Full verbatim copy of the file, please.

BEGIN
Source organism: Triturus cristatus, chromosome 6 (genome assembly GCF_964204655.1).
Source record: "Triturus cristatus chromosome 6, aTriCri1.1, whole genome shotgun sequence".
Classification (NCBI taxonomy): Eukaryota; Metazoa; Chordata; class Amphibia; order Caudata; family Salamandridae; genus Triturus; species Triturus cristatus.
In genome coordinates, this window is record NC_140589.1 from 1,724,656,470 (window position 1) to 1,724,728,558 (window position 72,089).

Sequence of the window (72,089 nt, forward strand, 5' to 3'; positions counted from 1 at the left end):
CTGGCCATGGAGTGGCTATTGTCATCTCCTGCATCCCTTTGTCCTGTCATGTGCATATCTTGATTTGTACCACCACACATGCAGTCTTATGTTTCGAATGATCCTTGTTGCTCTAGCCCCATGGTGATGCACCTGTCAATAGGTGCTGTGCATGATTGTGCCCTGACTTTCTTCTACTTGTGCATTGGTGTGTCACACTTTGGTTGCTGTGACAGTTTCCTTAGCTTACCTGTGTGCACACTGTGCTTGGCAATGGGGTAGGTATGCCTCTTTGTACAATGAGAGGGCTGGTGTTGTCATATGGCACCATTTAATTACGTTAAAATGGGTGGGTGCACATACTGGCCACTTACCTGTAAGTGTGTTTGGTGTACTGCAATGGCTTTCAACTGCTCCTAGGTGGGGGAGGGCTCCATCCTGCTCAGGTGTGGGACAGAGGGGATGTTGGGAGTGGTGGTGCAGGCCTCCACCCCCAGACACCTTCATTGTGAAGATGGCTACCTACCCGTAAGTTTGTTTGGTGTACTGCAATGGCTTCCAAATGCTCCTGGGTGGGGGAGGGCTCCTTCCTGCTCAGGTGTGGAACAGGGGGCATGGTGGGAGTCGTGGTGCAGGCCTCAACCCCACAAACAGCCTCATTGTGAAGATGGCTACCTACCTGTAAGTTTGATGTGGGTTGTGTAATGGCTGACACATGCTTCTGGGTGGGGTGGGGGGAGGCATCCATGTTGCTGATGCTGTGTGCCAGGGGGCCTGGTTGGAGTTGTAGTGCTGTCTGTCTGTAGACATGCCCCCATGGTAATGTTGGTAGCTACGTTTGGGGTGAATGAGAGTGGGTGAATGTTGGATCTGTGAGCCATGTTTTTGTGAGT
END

Source organism: Triturus cristatus, chromosome 6 (genome assembly GCF_964204655.1).
Source record: "Triturus cristatus chromosome 6, aTriCri1.1, whole genome shotgun sequence".
Classification (NCBI taxonomy): Eukaryota; Metazoa; Chordata; class Amphibia; order Caudata; family Salamandridae; genus Triturus; species Triturus cristatus.
In genome coordinates, this window is record NC_140589.1 from 1,724,656,470 (window position 1) to 1,724,728,558 (window position 72,089).

Sequence of the window (72,089 nt, forward strand, 5' to 3'; positions counted from 1 at the left end):
CTGGCCATGGAGTGGCTATTGTCATCTCCTGCATCCCTTTGTCCTGTCATGTGCATATCTTGATTTGTACCACCACACATGCAGTCTTATGTTTCGAATGATCCTTGTTGCTCTAGCCCCATGGTGATGCACCTGTCAATAGGTGCTGTGCATGATTGTGCCCTGACTTTCTTCTACTTGTGCATTGGTGTGTCACACTTTGGTTGCTGTGACAGTTTCCTTAGCTTACCTGTGTGCACACTGTGCTTGGCAATGGGGTAGGTATGCCTCTTTGTACAATGAGAGGGCTGGTGTTGTCATATGGCACCATTTAATTACGTTAAAATGGGTGGGTGCACATACTGGCCACTTACCTGTAAGTGTGTTTGGTGTACTGCAATGGCTTTCAACTGCTCCTAGGTGGGGGAGGGCTCCATCCTGCTCAGGTGTGGGACAGAGGGGATGTTGGGAGTGGTGGTGCAGGCCTCCACCCCCAGACACCTTCATTGTGAAGATGGCTACCTACCCGTAAGTTTGTTTGGTGTACTGCAATGGCTTCCAAATGCTCCTGGGTGGGGGAGGGCTCCTTCCTGCTCAGGTGTGGAACAGGGGGCATGGTGGGAGTCGTGGTGCAGGCCTCAACCCCACAAACAGCCTCATTGTGAAGATGGCTACCTACCTGTAAGTTTGATGTGGGTTGTGTAATGGCTGACACATGCTTCTGGGTGGGGTGGGGGGAGGCATCCATGTTGCTGATGCTGTGTGCCAGGGGGCCTGGTTGGAGTTGTAGTGCTGTCTGTCTGTAGACATGCCCCCATGGTAATGTTGGTAGCTACGTTTGGGGTGAATGAGAGTGGGTGAATGTTGGATCTGTGAGCCATGTTTTTGTGAGT